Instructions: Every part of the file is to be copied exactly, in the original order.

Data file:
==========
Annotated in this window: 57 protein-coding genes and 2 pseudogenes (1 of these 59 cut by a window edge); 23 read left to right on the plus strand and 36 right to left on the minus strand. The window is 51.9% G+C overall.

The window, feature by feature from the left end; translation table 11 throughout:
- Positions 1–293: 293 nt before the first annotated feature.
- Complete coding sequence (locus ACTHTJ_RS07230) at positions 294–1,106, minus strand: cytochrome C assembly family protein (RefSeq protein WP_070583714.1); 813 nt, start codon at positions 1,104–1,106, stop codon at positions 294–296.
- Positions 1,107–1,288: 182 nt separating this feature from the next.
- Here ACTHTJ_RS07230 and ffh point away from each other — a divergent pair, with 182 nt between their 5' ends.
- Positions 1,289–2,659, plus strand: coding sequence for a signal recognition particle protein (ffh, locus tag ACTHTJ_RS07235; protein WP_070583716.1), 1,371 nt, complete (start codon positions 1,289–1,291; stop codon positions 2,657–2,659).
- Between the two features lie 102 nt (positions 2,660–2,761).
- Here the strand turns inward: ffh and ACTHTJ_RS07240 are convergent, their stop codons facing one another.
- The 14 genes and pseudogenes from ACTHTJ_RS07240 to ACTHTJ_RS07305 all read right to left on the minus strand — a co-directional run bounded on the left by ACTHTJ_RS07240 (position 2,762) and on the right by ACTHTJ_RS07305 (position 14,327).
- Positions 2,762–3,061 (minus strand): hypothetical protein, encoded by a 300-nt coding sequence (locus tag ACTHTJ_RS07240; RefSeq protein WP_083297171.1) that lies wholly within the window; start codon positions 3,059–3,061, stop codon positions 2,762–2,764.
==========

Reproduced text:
Annotated in this window: 57 protein-coding genes and 2 pseudogenes (1 of these 59 cut by a window edge); 23 read left to right on the plus strand and 36 right to left on the minus strand. The window is 51.9% G+C overall.

The window, feature by feature from the left end; translation table 11 throughout:
- Positions 1–293: 293 nt before the first annotated feature.
- Complete coding sequence (locus ACTHTJ_RS07230) at positions 294–1,106, minus strand: cytochrome C assembly family protein (RefSeq protein WP_070583714.1); 813 nt, start codon at positions 1,104–1,106, stop codon at positions 294–296.
- Positions 1,107–1,288: 182 nt separating this feature from the next.
- Here ACTHTJ_RS07230 and ffh point away from each other — a divergent pair, with 182 nt between their 5' ends.
- Positions 1,289–2,659, plus strand: coding sequence for a signal recognition particle protein (ffh, locus tag ACTHTJ_RS07235; protein WP_070583716.1), 1,371 nt, complete (start codon positions 1,289–1,291; stop codon positions 2,657–2,659).
- Between the two features lie 102 nt (positions 2,660–2,761).
- Here the strand turns inward: ffh and ACTHTJ_RS07240 are convergent, their stop codons facing one another.
- The 14 genes and pseudogenes from ACTHTJ_RS07240 to ACTHTJ_RS07305 all read right to left on the minus strand — a co-directional run bounded on the left by ACTHTJ_RS07240 (position 2,762) and on the right by ACTHTJ_RS07305 (position 14,327).
- Positions 2,762–3,061 (minus strand): hypothetical protein, encoded by a 300-nt coding sequence (locus tag ACTHTJ_RS07240; RefSeq protein WP_083297171.1) that lies wholly within the window; start codon positions 3,059–3,061, stop codon positions 2,762–2,764.